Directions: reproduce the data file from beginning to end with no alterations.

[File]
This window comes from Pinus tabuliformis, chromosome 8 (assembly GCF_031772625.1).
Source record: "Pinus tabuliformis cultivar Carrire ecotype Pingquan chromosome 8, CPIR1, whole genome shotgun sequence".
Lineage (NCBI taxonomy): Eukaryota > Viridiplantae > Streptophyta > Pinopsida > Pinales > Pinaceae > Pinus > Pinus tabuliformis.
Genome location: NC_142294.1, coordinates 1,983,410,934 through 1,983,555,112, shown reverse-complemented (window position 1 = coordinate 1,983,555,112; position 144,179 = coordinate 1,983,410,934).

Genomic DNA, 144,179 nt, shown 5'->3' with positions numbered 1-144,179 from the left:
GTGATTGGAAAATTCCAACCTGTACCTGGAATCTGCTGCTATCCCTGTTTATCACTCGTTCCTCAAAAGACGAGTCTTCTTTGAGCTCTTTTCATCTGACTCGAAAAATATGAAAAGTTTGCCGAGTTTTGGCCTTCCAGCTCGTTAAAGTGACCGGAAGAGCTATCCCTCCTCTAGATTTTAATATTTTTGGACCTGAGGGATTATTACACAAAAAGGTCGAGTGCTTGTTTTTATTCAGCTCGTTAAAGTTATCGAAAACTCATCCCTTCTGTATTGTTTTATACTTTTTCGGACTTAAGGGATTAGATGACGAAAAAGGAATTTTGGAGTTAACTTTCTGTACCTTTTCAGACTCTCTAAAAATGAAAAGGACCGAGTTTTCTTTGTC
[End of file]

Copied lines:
This window comes from Pinus tabuliformis, chromosome 8 (assembly GCF_031772625.1).
Source record: "Pinus tabuliformis cultivar Carrire ecotype Pingquan chromosome 8, CPIR1, whole genome shotgun sequence".
Lineage (NCBI taxonomy): Eukaryota > Viridiplantae > Streptophyta > Pinopsida > Pinales > Pinaceae > Pinus > Pinus tabuliformis.
Genome location: NC_142294.1, coordinates 1,983,410,934 through 1,983,555,112, shown reverse-complemented (window position 1 = coordinate 1,983,555,112; position 144,179 = coordinate 1,983,410,934).

Genomic DNA, 144,179 nt, shown 5'->3' with positions numbered 1-144,179 from the left:
GTGATTGGAAAATTCCAACCTGTACCTGGAATCTGCTGCTATCCCTGTTTATCACTCGTTCCTCAAAAGACGAGTCTTCTTTGAGCTCTTTTCATCTGACTCGAAAAATATGAAAAGTTTGCCGAGTTTTGGCCTTCCAGCTCGTTAAAGTGACCGGAAGAGCTATCCCTCCTCTAGATTTTAATATTTTTGGACCTGAGGGATTATTACACAAAAAGGTCGAGTGCTTGTTTTTATTCAGCTCGTTAAAGTTATCGAAAACTCATCCCTTCTGTATTGTTTTATACTTTTTCGGACTTAAGGGATTAGATGACGAAAAAGGAATTTTGGAGTTAACTTTCTGTACCTTTTCAGACTCTCTAAAAATGAAAAGGACCGAGTTTTCTTTGTC